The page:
Saturday, 9 February 2013
Agricultural buildings - the “reasonably necessary” test under Part 6
Everyone is familiar with the prior notification procedure under Part 6 (Class A) of the Second Schedule to the General Permitted Development Order (erection of a building and other operational development on an agricultural unit of 5 ha or more), but it should not be forgotten that, in order to qualify as permitted development under this part of the GPDO, the building in question must also be “reasonably necessary for the purposes of agriculture within that unit”.
The question as to whether or not a particular building is reasonably necessary for the purposes of agriculture is not one for determination by the LPA; it is purely a matter of fact and degree – either the test is met or it is not. It is an entirely objective test. However, existing government guidance (in the still extant Annex E to the old PPG7) does encourage LPAs to state their opinion if they believe that the building in respect of which they have received prior notification is not reasonably necessary for the purposes of agriculture. The important point to be borne in mind is that any such opinion has no binding effect. The mere statement of such an opinion cannot in itself disqualify development from being permitted development within Part 6 (Class A). On the other hand, there will clearly be an onus on the developer, if their right to erect the building as permitted development is challenged, to prove on the balance of probability that the objective test of reasonable necessity is in fact met.
An LPA may easily fall into a trap if it forms the opinion that the building is not reasonably necessary for the purposes of agriculture and then (as a result of that) fails to respond to the application it has received within the mandatory 28-day period. If the LPA is objectively correct in its view that the building does not meet the qualifying criterion, then it is not under an obligation to respond to the prior notification application within 28 days or at all. However, if it turns out that the LPA was wrong about the test of reasonable necessity, then a failure to respond to the notice within the 28-day time limit will allow the developer to proceed with the erection of the building without any further input from the LPA, and in particular without obtaining the LPA’s approval of its siting or design.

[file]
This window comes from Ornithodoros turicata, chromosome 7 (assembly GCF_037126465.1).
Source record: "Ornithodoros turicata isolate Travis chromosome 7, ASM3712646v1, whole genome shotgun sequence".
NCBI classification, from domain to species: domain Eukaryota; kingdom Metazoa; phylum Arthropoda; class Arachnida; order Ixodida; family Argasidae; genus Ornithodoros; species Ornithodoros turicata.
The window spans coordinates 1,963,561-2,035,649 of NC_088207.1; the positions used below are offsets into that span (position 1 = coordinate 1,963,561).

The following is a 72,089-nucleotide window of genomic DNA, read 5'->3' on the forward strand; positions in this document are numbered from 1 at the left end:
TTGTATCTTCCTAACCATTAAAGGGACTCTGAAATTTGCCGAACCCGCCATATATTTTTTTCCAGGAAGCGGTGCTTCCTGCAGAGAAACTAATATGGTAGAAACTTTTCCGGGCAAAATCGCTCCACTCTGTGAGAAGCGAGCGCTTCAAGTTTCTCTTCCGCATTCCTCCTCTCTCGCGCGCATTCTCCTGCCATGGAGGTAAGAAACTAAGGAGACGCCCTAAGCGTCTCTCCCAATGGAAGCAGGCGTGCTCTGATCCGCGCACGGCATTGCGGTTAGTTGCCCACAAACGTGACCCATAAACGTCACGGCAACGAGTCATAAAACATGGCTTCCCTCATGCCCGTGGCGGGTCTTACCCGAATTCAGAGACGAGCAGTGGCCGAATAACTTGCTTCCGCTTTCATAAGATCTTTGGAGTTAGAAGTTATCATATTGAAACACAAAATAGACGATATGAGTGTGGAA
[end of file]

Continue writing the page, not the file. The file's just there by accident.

One point which is abundantly clear is that a building will not qualify under Part 6 (Class A) if the agricultural activity has not yet started or is being conducted purely or mainly as a hobby. Paragraph D.1 in Part 6 of the GPDO clearly states that, for the purposes of Part 6, “agricultural land” means land which, before development permitted by this part is carried out, is land in use for agriculture for the purpose of a trade or business (i.e. there must be an existing agricultural use and this must be a business, not a hobby). So a building cannot be erected as permitted development under Part 6 where the agricultural enterprise has not yet started, and it cannot be erected if the agricultural activity amounts to no more than ‘hobby farming’.
Thus the ‘chicken and the egg’ question can be easily answered in relation to this particular issue – the ‘chicken’ (the agricultural enterprise, conducted on a commercial basis) must come first. Only then can the ‘egg’ (a new agricultural building or buildings) follow, and only if the ‘reasonably necessary’ test is met, as well as the other criteria laid down in Class A of Part 6.
The need to meet the objective test of reasonable need for the building does not necessarily imply a requirement to prove that the agricultural unit is commercially viable. However, the issue of the viability of the agricultural unit cannot be entirely ignored, because if there is no viable agricultural business being carried on, then there may be some doubt as to whether the site falls within the definition of “agricultural land” at all, as explained above, and it might reasonably be argued that it shows that the building in question is not reasonably necessary for the purposes of agriculture. This is not to say that it is essential to be able to demonstrate the commercial viability of the agricultural enterprise, but if the agricultural enterprise is not (currently) viable, it may in those circumstances be difficult to show on an objective basis that the building is reasonably necessary for the purposes of agriculture within that unit.
Unfortunately, it is impossible to lay down any hard and fast rule in relation to these points. All I can say is that the developer does need (if challenged) to be able to demonstrate on the balance of probability that the objective test as to the building’s being reasonably necessary for the purposes of agriculture within that unit was met at the time when it was erected. The commercial viability of the agricultural unit may well be a factor in relation to this question, although viability might not be the determinative factor in the circumstances of a particular case. I suggest, for instance, that whereas the test formerly proposed by the now withdrawn Annex A to PPS7 (in relation to demonstrating a need for a new agricultural dwelling) insisted on existing viability being proved by at least three years’ accounts, the ‘reasonably necessary’ test for other agricultural buildings does not appear to require such a stringent criterion to be applied. Future or potential viability might suffice to satisfy the test, so long as it can be shown that there is a reasonable basis for anticipating this, sufficient at least to demonstrate on the balance of probability that the proposed agricultural building can properly be said to be reasonably necessary for the purposes of agriculture within that unit.
© MARTIN H GOODALL